Fingerprinting is also done at airports in countries across Central America. So who’s the real third-world here? Get it together Cayman, you are failing miserably.

  5. Anonymous says:

    The police and Immigration department should find who holds their Work Permit and if it is valid and they actually have a regular job, or were just brought over and then have to pay their own WP fees to the holder plus extra as happens regularly.
    I have even report 4 known incidents of this happening to immigration, but the holder was connected and nothing happened. But Legge is a traitor no corruption happening in the islands.

    Going to start a new abbreviation OICI (Only in the Cayman Islands)

    • Anonymous says:

      What you suggest would require the authorities to work together and punish those responsible. Not going to happen.

  6. Chastine says:

    Good work RCIP but you need to this kind of work with all the district not only where the rich people live.
    Anyways good job.

  7. Anonymous says:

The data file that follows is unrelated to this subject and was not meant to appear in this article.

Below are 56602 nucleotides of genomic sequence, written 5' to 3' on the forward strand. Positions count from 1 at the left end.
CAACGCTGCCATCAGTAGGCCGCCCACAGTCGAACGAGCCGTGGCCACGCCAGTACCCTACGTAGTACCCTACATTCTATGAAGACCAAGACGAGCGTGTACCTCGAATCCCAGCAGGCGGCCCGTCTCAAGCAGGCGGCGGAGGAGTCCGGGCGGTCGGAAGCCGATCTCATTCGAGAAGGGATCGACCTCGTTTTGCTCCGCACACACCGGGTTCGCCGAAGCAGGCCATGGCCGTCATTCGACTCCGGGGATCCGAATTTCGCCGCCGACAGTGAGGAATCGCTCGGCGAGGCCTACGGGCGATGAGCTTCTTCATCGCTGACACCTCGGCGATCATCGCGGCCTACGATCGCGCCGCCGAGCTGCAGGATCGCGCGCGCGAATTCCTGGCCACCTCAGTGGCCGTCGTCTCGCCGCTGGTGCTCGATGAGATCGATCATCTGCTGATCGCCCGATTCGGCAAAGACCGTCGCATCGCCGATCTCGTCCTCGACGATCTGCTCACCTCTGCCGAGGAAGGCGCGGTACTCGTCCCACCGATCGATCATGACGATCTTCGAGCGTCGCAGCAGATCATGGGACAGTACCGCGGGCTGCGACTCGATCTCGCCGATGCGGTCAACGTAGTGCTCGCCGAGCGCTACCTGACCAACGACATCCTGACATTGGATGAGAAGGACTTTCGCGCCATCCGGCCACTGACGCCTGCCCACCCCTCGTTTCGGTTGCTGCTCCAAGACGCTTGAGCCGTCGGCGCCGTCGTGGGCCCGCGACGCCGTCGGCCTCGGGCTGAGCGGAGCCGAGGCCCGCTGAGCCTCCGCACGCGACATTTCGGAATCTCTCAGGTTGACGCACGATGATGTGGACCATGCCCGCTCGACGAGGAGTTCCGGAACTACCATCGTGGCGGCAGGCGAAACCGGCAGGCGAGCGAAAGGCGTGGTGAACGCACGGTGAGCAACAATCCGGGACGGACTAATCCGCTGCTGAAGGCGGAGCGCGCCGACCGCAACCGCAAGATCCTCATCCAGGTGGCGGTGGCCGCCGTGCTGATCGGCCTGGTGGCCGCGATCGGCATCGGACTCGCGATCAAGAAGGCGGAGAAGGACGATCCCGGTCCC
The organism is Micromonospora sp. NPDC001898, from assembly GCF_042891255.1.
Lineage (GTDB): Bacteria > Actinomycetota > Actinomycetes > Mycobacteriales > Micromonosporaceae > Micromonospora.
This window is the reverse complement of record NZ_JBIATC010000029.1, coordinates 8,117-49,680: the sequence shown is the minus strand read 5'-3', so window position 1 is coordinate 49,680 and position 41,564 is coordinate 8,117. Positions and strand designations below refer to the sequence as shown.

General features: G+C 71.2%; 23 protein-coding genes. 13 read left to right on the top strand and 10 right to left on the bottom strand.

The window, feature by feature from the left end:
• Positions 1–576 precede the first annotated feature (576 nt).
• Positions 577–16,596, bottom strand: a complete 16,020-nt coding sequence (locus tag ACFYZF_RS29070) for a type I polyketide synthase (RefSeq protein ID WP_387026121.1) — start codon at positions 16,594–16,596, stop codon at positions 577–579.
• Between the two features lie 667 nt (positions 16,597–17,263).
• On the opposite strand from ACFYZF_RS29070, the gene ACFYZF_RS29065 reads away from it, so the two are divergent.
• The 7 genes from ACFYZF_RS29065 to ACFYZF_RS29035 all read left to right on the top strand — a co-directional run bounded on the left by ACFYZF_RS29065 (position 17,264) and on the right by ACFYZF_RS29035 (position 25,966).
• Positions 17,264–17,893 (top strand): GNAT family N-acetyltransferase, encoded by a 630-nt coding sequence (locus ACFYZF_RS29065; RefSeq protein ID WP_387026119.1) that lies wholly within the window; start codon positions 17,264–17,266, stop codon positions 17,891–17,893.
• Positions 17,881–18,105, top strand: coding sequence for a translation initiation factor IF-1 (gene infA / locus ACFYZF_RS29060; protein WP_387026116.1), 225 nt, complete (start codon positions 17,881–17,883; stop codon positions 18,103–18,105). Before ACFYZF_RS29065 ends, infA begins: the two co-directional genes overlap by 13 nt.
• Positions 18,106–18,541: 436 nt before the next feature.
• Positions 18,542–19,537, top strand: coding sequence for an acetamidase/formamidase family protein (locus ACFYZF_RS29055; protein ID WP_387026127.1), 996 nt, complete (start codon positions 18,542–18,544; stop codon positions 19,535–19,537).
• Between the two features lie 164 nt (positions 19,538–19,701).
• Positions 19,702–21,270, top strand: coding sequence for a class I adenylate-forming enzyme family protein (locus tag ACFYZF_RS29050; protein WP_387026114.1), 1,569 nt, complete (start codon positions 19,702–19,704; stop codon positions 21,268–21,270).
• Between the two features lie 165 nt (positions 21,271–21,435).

Wow. No comments from those who usually have so much to say?!!

  8. Anonymous says:

    Stop importing criminals to these islands. During the day they drive around, scoping out areas, and return to break them night or day. Caymanians are lazy, so we need to issue work permits to criminals to work here. Really, it has to stop. We are surely attracting the wrong people.

    • Anonymous says:

      Government Revenue old boy. Just remember WHO makes and passes the laws in this country, then you will understand.

      Hint: it’s not the foreigners!

  9. Anonymous says:

    See dat? I knew all the crime here was furriners!!!!

  10. WaYaSay says:

    Great job RCIPS, congratulations CoP Baines. I like reading this kind of news, it rells me you are now listening to the Cayman people who want a great Police Force.

    This along with the news that there were officers close at hand and was able to prevent a murder in the heart of George Town, is proof positive that regular community patrols work. I hope this signals a shift away from sitting behind the desk and driving around in patrol cars, to police presence in the communities.

    Now you need to find a way to extend the constant community patrols to the outlying districts as well. Let’s stamp out this petty and serious crime throughout all of the Cayman Islands. Just throwing money at it is not the solution and the communities will not reach out to help the police until the police become an integral part of the community.